Veale Served Heat for the Pirates

Bob VealeBy Glen Sparks

Happy 80th birthday to hard-throwing Bob Veale. The left-hander intimidated plenty of batters during his 13-year career, most of it spent with the Pittsburgh Pirates.

Veale stood 6-feet-inches. He hurled fastballs at about 95 mph. His control? Well, he led the National League in walks four times and issued at least 90 free passes in seven different seasons. Oh, and he wore glasses on the mound because he was near-sighted.

Born Oct. 28, 1935, Veale grew up one of 14 children in Birmingham, Ala. His father had pitched for the Homestead Greys of the Negro National League. A teen-aged Bob spent his summers working the concession stand at Rickwood Field in Birmingham, home to the Barons of the Southern League and the Black Barons of the Negro League.

He graduated from nearby Holy Family High School and played baseball and basketball on scholarship at Benedictine College in Atchison, Kansas. Veale signed with Pittsburgh at the age of 22 following a tryout in 1958.

The Pirates didn’t call up Veale to the big leagues until 1962. He was 26 years old. Even then, he only got into 11 games and pitched just 45.2 innings. Control problems had kept the prospect a minor leaguer. In 1960, he walked 118 batters in 172 innings for Columbus, Ohio, of the International League.

Veale split the 1963 season with Pittsburgh and Columbus. He posted a miniscule ERA of 1.04 in 77.2 innings as a Pirate, both as a starter and reliever.

Manager Danny Murtaugh put Veale into the Pittsburgh starting rotation for good in 1964. That season, the 28-year-old posted an 18-12 won-loss record with a 2.74 ERA (128 ERA+). He also led the league in strikeouts (250) and walks (124).

Veale enjoyed another big year in 1965. He went 17-12 with a 2.84 ERA (123 ERA+). He topped the league in walks again (119), but he struck out 276 batters. That figure only made him runner-up, though. Another lefty, Sandy Koufax, fanned 382 batters for the Los Angeles Dodgers.

Over the next several seasons, Veale continued his fine pitching. He struck out more than 200 hitters again in 1966 (229) and 1969 (213). He made the N.L. All-Star team in 1965 and ’66 and finished with a 2.05 ERA over 245.1 innings in 1968, the fabled Year of the Pitcher.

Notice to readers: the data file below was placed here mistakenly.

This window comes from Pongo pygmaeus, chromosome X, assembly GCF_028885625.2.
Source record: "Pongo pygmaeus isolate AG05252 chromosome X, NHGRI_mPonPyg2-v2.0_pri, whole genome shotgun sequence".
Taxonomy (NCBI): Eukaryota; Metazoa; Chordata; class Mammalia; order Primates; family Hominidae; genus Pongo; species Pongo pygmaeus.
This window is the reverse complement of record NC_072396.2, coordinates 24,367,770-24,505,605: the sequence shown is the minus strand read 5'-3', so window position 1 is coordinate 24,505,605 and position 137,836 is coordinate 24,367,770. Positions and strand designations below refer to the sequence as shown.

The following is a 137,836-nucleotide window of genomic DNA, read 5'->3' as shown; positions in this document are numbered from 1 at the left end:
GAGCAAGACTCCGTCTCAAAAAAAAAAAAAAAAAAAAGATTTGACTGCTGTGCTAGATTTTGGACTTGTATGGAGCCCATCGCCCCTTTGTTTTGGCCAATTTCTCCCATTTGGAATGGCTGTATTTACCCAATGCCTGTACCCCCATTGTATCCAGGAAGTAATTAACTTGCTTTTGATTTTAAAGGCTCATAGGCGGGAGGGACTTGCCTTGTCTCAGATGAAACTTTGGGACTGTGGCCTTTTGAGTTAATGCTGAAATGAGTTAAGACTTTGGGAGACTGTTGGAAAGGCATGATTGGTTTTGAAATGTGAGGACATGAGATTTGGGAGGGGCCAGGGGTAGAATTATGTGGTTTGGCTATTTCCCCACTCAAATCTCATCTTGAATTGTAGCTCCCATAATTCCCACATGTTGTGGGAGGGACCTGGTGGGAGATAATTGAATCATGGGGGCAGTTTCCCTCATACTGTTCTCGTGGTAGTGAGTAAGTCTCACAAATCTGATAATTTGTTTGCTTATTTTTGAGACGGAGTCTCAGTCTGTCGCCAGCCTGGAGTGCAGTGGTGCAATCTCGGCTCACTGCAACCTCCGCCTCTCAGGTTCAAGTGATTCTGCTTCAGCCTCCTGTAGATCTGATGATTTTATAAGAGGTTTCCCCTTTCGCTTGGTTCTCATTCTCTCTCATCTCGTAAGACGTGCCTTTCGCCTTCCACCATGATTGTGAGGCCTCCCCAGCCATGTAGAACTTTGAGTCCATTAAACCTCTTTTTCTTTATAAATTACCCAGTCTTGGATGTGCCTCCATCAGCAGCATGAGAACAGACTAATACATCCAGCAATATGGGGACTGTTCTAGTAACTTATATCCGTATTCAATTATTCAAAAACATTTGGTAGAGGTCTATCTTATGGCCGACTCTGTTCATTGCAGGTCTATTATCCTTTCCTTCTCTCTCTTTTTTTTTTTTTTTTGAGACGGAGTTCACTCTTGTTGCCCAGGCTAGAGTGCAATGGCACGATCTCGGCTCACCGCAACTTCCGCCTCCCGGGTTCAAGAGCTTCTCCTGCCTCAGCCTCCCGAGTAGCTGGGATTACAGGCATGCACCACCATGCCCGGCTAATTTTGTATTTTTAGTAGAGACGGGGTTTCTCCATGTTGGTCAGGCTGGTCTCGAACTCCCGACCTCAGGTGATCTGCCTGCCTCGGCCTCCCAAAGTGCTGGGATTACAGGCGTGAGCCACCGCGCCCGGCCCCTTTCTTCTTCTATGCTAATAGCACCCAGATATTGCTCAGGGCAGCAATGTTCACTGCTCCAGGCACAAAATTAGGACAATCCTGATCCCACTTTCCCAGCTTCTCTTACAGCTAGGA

Veale gained a reputation for being a gentle giant. Despite his control problems, “he didn’t want to hurt anybody,” teammate Gene Clines said. Even so, Veale was tough on the mound. He once pitched through two rain delays and struck out 16 Philadelphia Phillies. Another time, he tossed a 10-inning one-hitter and struck out 12. In the 10th, six stiches on his injured foot broke open.

Veale’s run of success began to fade in 1970. He still struck out 178 batters in 202 innings, but he posted just a 3.92 ERA (99 ERA+) to go with a 10-15 won-loss mark. The following year, Veale went 6-0 but with a sky-high 6.99 ERA (50 ERA+). Even so, Pittsburgh won the World Series that year, beating the Baltimore Orioles. (Veale gave up one run in .2 innings of work.)

The Pirates dealt Veale to the Boston Red Sox during the 1972 campaign. A reliever at that point, he enjoyed a few decent years in New England. He retired after the 1974 season. His final won-loss mark stood at 120-95. Veale finished with a 3.07 ERA and struck out 1,703 in 1,926 innings.

Veale did some coaching for several seasons. He also consulted on the baseball scenes in Cobb, the 1994 Ty Cobb biopic starring Tommy Lee Jones. Finally, many credit Veale, not Yogi Berra, for the great line, “Good pitching can stop good hitting every time … and vice versa.” Supposedly, a writer asked Veale about that. “Are you the guy who first said, ‘Good pitching can …’”, the writer asked. Veale interrupted him. “Yes, I am.”

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